Defining the risk of sea lice infections through the development of an understanding of the early life history population dynamics of sea lice associated with Atlantic salmon aquaculture sites in the Bay of Fundy
A better understanding of the early life history infection dynamics of sea lice on salmon farms is essential to implementing more effective management measures aimed at disrupting the reproductive cycle of sea lice. Past management approaches have treated sea lice larval stages as passive particles thought to be swept away from farms with oceanographic currents; however, data confirming this assumption are scarce. Field sampling has shown that larvae are most often found in close proximity to active salmon farms, and lab studies have shown that sea lice populations can successfully reproduce in tanks with high flushing rates. These observations suggest that larval stages are far from being passive particles, and that they have certain early life history characteristics that allow them to remain on salmon farms rather than being passively flushed away by currents. The rapid proliferation of sea lice to epidemic levels results in significant challenges to the aquaculture industry, and can have unintended impacts on wild populations, including other fish and invertebrates. This project examines the relative risk of amplification and transmission of sea lice within the salmon aquaculture industry in the Bay of Fundy. The research will provide insight into infection dynamics within a farm as well as an assessment of the risk of transmission of sea lice to wild salmon farther away from the farm.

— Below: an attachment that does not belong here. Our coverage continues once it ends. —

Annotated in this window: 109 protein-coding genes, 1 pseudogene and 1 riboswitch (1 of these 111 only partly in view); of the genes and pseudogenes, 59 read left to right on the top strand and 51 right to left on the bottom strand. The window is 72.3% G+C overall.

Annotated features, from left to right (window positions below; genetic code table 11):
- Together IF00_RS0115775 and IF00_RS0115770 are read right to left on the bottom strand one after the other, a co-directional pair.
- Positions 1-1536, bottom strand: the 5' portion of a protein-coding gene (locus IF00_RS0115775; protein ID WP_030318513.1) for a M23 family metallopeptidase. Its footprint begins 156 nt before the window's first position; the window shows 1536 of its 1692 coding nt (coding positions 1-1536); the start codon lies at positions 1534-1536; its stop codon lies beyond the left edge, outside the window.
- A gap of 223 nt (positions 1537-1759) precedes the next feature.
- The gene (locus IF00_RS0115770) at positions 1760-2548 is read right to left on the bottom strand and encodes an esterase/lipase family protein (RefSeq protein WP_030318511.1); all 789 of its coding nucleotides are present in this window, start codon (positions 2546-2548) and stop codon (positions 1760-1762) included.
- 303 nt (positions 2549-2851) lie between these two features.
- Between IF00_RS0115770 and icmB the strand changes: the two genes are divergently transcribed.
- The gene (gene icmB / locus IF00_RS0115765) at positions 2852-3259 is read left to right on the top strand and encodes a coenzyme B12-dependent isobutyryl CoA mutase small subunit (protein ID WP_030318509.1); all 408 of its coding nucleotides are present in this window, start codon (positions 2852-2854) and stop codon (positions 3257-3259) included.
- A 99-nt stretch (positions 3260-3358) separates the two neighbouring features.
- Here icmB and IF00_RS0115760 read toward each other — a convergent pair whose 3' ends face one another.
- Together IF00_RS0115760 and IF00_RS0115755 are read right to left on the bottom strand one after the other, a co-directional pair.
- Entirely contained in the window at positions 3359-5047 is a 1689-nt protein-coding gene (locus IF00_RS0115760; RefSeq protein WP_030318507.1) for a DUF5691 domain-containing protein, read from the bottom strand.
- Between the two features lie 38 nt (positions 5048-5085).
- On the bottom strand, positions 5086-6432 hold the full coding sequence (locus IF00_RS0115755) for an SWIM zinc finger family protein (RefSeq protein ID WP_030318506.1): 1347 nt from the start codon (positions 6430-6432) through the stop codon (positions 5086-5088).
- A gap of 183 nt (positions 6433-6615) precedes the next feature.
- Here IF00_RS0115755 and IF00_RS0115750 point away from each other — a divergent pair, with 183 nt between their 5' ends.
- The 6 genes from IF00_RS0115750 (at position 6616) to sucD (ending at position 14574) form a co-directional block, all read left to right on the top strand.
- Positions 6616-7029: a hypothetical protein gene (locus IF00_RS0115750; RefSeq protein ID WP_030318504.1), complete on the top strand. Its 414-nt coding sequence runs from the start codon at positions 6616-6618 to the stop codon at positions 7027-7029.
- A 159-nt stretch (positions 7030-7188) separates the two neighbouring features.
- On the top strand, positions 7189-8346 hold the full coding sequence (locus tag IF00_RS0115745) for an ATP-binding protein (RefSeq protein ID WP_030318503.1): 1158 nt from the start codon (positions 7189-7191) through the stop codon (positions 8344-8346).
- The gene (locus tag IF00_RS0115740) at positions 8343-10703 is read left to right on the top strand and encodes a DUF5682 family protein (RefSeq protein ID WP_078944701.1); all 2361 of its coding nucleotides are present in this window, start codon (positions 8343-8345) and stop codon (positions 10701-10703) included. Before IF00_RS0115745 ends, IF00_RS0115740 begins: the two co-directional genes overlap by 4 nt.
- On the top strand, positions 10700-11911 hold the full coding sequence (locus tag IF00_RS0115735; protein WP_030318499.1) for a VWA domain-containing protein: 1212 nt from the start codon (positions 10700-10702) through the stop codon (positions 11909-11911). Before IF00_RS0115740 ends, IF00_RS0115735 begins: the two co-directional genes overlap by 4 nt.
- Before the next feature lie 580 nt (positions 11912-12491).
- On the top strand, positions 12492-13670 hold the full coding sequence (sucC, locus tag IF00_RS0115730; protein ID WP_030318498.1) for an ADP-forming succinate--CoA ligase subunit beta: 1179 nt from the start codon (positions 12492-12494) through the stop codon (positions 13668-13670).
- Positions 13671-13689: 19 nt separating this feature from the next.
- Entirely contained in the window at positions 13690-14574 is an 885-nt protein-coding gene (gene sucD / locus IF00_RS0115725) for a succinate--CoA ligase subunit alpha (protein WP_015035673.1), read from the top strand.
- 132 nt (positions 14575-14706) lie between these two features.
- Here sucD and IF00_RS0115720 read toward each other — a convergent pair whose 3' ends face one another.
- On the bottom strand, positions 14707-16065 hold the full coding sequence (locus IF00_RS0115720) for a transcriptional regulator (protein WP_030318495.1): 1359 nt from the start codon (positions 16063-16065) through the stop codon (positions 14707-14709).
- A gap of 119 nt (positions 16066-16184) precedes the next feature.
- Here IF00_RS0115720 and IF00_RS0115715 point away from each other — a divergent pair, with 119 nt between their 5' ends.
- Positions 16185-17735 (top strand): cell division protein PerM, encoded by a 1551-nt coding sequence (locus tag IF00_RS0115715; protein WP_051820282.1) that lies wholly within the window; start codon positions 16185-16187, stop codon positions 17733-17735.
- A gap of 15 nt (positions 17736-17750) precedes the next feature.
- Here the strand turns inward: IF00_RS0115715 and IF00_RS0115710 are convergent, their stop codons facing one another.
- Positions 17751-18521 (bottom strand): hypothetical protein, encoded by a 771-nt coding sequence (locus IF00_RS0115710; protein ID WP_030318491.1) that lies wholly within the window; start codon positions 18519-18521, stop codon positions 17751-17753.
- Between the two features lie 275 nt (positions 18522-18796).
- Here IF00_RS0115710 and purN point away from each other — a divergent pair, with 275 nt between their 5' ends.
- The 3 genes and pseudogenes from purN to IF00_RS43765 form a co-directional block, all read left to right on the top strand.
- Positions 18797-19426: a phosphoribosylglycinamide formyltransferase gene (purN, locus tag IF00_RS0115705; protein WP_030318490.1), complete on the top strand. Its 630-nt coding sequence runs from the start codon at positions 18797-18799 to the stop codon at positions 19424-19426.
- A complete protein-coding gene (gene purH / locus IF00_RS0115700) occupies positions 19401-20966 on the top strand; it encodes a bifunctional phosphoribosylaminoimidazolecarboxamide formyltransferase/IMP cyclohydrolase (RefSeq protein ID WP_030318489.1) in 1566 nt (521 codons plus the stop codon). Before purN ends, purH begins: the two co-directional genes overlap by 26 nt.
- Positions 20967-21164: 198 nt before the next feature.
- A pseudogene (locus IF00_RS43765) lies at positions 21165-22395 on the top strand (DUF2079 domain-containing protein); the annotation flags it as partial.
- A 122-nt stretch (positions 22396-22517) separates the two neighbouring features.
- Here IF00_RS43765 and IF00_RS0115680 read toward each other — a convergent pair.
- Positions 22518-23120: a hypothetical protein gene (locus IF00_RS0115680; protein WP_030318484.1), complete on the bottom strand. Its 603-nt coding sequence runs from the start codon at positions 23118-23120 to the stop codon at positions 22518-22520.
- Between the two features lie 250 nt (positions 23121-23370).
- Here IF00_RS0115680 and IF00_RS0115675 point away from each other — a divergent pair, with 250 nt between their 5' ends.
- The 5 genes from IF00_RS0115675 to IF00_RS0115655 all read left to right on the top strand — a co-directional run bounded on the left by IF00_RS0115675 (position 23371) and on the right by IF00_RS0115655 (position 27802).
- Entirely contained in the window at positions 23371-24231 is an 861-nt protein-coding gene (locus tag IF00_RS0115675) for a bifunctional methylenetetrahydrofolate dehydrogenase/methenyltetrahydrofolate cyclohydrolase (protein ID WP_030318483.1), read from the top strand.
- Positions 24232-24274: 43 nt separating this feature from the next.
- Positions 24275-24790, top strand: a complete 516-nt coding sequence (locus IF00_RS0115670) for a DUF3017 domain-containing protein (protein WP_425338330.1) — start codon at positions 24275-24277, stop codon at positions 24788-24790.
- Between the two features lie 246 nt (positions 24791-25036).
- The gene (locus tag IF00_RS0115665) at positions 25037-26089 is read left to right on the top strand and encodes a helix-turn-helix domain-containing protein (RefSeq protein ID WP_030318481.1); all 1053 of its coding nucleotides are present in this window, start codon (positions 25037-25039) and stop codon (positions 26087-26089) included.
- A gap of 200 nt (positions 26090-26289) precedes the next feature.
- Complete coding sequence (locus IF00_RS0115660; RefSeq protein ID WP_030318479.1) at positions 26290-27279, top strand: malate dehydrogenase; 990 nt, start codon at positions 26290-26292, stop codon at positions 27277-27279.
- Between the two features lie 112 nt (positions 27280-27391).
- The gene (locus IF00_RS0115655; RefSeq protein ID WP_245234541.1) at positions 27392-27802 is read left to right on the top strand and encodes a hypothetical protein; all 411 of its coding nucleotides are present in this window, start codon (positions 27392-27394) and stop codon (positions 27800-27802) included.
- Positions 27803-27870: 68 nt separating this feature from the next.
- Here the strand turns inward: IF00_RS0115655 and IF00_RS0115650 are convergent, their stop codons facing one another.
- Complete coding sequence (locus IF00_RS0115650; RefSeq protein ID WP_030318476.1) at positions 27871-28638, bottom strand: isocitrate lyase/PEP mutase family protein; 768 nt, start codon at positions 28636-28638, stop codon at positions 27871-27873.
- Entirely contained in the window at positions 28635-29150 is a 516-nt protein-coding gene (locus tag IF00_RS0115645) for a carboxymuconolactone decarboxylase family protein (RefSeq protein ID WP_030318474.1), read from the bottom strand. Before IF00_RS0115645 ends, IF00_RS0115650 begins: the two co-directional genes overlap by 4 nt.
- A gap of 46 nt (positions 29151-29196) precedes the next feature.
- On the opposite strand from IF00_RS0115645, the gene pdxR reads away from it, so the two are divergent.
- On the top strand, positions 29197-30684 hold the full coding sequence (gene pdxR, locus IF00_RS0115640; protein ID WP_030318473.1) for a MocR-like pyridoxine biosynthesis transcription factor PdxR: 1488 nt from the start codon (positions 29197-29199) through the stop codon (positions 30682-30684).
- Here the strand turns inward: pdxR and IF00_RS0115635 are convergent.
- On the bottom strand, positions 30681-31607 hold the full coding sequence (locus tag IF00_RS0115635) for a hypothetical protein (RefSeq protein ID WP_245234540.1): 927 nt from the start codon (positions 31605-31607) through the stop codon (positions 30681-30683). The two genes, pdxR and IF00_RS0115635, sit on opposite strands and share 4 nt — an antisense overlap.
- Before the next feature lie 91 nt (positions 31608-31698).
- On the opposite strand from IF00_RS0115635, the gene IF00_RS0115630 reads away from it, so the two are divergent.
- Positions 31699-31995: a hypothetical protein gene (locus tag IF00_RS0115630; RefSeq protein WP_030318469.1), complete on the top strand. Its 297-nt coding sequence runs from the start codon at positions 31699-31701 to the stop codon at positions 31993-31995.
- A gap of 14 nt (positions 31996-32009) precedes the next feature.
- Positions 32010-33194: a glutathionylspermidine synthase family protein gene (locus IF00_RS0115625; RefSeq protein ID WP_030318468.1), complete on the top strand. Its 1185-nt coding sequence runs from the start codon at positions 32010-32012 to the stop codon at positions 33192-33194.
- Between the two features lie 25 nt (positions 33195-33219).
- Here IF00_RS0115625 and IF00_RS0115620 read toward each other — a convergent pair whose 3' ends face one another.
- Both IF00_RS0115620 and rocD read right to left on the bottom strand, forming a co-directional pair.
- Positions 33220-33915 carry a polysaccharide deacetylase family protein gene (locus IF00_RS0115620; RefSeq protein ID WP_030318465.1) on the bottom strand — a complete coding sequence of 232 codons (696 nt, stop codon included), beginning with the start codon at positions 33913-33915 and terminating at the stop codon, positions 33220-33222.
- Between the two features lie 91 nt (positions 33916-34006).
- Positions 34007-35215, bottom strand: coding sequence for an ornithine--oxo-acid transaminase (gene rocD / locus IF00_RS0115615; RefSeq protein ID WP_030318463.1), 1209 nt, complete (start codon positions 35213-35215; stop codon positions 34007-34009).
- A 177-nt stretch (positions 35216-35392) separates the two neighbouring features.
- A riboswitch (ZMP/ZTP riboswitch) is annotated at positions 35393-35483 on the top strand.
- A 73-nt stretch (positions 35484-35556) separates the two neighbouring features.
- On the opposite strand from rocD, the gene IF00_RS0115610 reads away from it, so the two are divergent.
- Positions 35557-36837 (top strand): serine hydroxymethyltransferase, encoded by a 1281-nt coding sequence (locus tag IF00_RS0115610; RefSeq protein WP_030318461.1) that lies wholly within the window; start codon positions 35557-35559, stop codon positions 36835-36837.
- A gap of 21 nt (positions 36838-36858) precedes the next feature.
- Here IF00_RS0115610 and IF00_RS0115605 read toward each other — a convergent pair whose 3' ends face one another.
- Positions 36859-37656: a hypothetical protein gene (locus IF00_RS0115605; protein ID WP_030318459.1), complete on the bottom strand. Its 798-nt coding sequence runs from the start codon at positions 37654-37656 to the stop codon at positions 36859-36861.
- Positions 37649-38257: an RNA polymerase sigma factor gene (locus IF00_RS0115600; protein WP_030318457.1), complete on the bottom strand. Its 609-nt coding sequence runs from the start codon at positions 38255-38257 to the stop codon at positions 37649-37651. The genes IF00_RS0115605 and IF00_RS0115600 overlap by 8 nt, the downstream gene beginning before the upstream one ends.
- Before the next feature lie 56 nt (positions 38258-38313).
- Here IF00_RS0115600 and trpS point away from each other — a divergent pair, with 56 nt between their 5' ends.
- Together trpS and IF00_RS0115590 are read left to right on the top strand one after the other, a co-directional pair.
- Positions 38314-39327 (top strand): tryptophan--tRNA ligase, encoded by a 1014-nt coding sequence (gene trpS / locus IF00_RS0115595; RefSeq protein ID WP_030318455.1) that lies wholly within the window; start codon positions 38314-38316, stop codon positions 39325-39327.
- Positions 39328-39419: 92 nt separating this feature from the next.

2014 - 2017
Atlantic: Gulf of St. Lawrence, St. Lawrence Estuary
Research Scientist, St. Andrews Biological Station
531 Brandy Cove Road, St. Andrews, New Brunswick
Keng Pee Ang, Cooke Aquaculture Inc.
Gregor Reid, University of New Brunswick
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